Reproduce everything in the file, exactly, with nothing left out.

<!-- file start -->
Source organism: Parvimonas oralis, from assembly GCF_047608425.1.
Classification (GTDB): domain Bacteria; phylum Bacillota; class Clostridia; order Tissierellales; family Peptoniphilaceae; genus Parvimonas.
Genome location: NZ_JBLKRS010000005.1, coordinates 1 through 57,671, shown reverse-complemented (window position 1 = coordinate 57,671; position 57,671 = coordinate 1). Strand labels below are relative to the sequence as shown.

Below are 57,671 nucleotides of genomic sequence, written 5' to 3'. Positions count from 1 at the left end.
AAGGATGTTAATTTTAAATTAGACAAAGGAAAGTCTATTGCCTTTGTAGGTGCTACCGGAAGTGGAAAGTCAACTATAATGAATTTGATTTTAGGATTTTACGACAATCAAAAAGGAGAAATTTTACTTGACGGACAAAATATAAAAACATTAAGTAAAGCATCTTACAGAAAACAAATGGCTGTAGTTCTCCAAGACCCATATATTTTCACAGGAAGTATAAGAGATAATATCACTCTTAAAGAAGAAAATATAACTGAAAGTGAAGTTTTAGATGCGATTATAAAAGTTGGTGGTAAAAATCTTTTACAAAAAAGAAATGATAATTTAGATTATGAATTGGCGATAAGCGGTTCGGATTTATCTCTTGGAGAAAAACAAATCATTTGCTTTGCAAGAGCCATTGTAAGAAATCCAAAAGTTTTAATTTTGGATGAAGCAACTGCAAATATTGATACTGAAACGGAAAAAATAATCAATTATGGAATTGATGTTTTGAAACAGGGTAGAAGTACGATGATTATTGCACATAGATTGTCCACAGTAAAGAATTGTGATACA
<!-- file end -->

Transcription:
Source organism: Parvimonas oralis, from assembly GCF_047608425.1.
Classification (GTDB): domain Bacteria; phylum Bacillota; class Clostridia; order Tissierellales; family Peptoniphilaceae; genus Parvimonas.
Genome location: NZ_JBLKRS010000005.1, coordinates 1 through 57,671, shown reverse-complemented (window position 1 = coordinate 57,671; position 57,671 = coordinate 1). Strand labels below are relative to the sequence as shown.

Below are 57,671 nucleotides of genomic sequence, written 5' to 3'. Positions count from 1 at the left end.
AAGGATGTTAATTTTAAATTAGACAAAGGAAAGTCTATTGCCTTTGTAGGTGCTACCGGAAGTGGAAAGTCAACTATAATGAATTTGATTTTAGGATTTTACGACAATCAAAAAGGAGAAATTTTACTTGACGGACAAAATATAAAAACATTAAGTAAAGCATCTTACAGAAAACAAATGGCTGTAGTTCTCCAAGACCCATATATTTTCACAGGAAGTATAAGAGATAATATCACTCTTAAAGAAGAAAATATAACTGAAAGTGAAGTTTTAGATGCGATTATAAAAGTTGGTGGTAAAAATCTTTTACAAAAAAGAAATGATAATTTAGATTATGAATTGGCGATAAGCGGTTCGGATTTATCTCTTGGAGAAAAACAAATCATTTGCTTTGCAAGAGCCATTGTAAGAAATCCAAAAGTTTTAATTTTGGATGAAGCAACTGCAAATATTGATACTGAAACGGAAAAAATAATCAATTATGGAATTGATGTTTTGAAACAGGGTAGAAGTACGATGATTATTGCACATAGATTGTCCACAGTAAAGAATTGTGATACA